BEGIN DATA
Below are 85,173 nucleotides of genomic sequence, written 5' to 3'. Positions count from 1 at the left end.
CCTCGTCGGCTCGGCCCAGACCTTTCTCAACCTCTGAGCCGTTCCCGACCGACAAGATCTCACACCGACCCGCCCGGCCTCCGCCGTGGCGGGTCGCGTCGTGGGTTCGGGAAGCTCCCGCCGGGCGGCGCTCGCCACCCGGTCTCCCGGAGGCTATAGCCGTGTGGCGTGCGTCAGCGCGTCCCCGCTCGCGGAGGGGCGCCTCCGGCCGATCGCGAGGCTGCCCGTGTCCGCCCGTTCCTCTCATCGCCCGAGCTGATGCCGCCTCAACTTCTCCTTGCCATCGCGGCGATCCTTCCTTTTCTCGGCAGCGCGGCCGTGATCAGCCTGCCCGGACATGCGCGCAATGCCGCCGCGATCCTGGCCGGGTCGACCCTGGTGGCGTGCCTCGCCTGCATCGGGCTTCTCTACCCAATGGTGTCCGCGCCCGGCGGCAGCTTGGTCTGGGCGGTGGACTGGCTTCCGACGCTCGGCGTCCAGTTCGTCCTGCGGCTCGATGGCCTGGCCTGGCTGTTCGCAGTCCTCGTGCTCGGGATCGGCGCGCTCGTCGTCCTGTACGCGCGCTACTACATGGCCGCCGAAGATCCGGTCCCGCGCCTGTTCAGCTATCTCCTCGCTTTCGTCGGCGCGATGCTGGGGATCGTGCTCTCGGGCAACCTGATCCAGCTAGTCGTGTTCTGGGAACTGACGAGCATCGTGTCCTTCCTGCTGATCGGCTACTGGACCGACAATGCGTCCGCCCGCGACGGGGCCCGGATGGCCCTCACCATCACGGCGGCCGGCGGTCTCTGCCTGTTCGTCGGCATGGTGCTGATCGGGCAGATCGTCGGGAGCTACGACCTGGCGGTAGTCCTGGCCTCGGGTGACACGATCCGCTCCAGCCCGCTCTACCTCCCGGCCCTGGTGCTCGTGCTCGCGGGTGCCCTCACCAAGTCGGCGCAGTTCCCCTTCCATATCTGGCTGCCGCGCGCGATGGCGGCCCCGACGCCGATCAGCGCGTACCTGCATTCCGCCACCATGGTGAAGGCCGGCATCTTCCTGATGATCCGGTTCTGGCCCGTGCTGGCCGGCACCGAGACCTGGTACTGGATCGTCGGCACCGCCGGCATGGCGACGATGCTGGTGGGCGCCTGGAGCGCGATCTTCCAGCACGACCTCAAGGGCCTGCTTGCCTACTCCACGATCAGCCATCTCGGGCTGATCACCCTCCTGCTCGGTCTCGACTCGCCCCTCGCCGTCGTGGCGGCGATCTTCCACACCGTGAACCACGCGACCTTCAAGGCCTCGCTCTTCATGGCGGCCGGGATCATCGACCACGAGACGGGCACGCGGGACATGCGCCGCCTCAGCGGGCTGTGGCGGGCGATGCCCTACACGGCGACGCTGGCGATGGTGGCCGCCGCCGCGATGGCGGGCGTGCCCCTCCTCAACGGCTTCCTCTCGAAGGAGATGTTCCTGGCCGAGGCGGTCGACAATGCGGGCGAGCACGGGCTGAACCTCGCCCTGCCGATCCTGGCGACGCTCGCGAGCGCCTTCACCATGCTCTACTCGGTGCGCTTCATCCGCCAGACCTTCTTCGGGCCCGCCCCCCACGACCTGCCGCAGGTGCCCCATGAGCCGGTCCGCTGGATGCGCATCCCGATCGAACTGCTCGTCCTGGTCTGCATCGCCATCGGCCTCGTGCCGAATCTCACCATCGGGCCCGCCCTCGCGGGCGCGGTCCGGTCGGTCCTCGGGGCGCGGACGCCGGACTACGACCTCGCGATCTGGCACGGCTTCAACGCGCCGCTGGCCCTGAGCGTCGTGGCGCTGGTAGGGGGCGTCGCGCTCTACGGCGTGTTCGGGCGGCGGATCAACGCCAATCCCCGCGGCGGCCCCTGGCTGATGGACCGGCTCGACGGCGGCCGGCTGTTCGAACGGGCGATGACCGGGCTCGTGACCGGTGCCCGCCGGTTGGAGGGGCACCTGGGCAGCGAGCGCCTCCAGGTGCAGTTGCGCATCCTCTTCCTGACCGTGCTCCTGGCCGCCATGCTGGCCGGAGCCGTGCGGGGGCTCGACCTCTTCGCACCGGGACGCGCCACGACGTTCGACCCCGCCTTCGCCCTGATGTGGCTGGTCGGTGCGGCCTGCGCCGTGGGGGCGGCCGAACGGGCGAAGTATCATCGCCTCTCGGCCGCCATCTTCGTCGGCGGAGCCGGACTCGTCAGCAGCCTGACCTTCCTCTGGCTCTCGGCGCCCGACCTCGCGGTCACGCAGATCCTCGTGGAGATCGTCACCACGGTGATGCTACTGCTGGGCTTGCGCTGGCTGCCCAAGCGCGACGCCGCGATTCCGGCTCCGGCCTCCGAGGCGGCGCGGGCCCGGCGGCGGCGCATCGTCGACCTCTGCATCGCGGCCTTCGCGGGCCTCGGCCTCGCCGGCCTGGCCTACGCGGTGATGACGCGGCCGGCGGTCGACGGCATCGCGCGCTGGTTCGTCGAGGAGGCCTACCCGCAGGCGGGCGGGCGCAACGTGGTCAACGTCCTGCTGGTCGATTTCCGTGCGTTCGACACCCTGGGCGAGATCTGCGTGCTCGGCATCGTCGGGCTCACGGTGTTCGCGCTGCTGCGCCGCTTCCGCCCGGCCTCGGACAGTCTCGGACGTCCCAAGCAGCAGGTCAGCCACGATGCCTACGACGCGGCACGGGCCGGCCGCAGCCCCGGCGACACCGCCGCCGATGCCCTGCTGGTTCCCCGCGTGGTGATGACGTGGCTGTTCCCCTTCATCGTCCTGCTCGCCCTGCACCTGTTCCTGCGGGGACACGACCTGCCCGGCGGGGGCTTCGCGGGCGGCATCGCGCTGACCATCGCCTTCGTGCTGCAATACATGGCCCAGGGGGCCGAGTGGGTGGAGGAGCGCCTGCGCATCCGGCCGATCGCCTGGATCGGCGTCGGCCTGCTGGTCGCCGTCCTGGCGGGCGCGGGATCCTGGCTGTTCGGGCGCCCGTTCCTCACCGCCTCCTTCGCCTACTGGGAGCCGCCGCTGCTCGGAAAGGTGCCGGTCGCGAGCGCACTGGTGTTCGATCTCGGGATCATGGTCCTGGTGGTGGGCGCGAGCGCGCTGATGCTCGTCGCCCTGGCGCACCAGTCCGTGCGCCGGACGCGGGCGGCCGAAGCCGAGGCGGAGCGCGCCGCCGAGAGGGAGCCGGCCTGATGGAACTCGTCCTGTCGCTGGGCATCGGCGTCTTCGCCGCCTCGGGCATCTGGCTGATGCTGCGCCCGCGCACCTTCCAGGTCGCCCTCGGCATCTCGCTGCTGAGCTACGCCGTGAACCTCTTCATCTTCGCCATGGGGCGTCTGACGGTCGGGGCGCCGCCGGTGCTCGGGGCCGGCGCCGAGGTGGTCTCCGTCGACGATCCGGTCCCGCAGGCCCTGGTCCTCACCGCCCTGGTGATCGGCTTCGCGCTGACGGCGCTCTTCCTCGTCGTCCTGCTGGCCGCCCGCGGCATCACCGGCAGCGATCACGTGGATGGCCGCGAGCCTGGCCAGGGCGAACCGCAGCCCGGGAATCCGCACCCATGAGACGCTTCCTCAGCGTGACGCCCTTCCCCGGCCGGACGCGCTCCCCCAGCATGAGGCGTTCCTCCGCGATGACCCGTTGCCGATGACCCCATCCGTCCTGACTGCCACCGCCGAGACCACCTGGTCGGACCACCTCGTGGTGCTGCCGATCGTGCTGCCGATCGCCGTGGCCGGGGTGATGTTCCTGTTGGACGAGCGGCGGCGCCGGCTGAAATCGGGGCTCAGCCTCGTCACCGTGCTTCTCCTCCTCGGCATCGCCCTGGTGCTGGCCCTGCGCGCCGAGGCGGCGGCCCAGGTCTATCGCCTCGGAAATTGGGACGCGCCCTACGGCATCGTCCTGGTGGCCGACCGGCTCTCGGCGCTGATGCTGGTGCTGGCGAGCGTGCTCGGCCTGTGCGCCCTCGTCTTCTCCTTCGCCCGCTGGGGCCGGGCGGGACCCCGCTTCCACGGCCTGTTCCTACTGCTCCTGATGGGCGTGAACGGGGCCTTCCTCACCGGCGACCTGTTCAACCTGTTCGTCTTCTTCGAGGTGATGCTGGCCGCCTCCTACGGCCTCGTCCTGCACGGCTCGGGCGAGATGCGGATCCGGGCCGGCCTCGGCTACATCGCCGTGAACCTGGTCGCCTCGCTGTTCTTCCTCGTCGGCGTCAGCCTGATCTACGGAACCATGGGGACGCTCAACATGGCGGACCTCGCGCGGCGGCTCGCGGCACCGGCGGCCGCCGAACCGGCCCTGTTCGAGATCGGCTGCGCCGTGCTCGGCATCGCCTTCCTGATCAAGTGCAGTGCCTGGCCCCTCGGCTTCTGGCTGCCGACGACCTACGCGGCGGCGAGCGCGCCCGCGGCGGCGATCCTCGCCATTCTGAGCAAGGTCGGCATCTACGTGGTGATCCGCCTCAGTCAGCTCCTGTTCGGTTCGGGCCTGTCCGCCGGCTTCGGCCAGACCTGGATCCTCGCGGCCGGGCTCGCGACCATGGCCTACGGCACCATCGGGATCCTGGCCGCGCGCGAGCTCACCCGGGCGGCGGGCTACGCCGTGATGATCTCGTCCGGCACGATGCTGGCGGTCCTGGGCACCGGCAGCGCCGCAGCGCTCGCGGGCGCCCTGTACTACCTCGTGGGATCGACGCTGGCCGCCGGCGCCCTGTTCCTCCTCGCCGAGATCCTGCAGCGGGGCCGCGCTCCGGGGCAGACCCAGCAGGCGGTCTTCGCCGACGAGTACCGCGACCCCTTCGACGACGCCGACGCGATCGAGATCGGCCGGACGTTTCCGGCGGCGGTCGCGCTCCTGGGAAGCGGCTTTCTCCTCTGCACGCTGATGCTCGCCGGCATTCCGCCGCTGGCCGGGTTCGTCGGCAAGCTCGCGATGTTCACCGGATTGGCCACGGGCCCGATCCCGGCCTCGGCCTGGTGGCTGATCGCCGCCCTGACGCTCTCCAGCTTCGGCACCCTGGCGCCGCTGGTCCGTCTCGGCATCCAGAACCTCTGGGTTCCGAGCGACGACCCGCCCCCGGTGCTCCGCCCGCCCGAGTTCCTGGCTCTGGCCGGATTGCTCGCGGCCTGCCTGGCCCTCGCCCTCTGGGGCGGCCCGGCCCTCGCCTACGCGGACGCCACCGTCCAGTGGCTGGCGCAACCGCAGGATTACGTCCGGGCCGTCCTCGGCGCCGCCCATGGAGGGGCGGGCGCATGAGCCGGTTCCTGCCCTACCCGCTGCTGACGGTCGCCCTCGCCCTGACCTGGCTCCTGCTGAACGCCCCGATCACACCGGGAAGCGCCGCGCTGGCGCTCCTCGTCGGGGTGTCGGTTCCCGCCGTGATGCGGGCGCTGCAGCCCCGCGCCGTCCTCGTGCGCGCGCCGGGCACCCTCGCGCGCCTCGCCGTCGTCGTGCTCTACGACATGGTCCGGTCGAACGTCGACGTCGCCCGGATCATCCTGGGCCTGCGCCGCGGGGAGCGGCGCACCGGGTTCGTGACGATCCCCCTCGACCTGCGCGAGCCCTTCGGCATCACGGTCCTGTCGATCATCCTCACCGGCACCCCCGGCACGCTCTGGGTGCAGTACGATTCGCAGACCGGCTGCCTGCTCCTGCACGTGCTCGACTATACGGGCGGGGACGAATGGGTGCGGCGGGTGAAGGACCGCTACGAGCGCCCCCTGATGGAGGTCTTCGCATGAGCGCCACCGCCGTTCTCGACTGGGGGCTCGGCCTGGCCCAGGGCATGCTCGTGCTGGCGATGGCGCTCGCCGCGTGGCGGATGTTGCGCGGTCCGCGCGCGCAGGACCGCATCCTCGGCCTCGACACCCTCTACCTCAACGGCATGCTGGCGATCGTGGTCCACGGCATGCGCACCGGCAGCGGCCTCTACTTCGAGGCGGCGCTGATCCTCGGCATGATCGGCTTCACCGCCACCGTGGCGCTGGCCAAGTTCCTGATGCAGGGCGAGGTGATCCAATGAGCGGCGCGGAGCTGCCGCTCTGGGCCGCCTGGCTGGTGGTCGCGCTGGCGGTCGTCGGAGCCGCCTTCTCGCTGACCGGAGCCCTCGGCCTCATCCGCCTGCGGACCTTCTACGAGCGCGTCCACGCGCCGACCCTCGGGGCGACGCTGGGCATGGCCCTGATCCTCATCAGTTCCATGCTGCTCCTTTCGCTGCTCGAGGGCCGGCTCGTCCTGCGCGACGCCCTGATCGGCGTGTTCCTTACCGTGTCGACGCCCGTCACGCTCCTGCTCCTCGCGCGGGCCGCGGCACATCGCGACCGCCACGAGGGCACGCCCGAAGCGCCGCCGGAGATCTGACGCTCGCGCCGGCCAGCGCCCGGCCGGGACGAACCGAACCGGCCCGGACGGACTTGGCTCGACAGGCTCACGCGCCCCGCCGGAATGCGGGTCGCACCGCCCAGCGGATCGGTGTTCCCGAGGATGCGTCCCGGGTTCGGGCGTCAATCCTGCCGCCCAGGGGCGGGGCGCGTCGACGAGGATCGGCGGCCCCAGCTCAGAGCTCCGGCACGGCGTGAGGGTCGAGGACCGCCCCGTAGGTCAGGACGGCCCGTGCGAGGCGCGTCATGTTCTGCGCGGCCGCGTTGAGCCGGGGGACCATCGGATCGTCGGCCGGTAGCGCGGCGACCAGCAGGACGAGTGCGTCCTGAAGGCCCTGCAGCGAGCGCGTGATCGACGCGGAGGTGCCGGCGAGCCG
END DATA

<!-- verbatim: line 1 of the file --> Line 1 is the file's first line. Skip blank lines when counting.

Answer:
Below are 85,173 nucleotides of genomic sequence, written 5' to 3'. Positions count from 1 at the left end.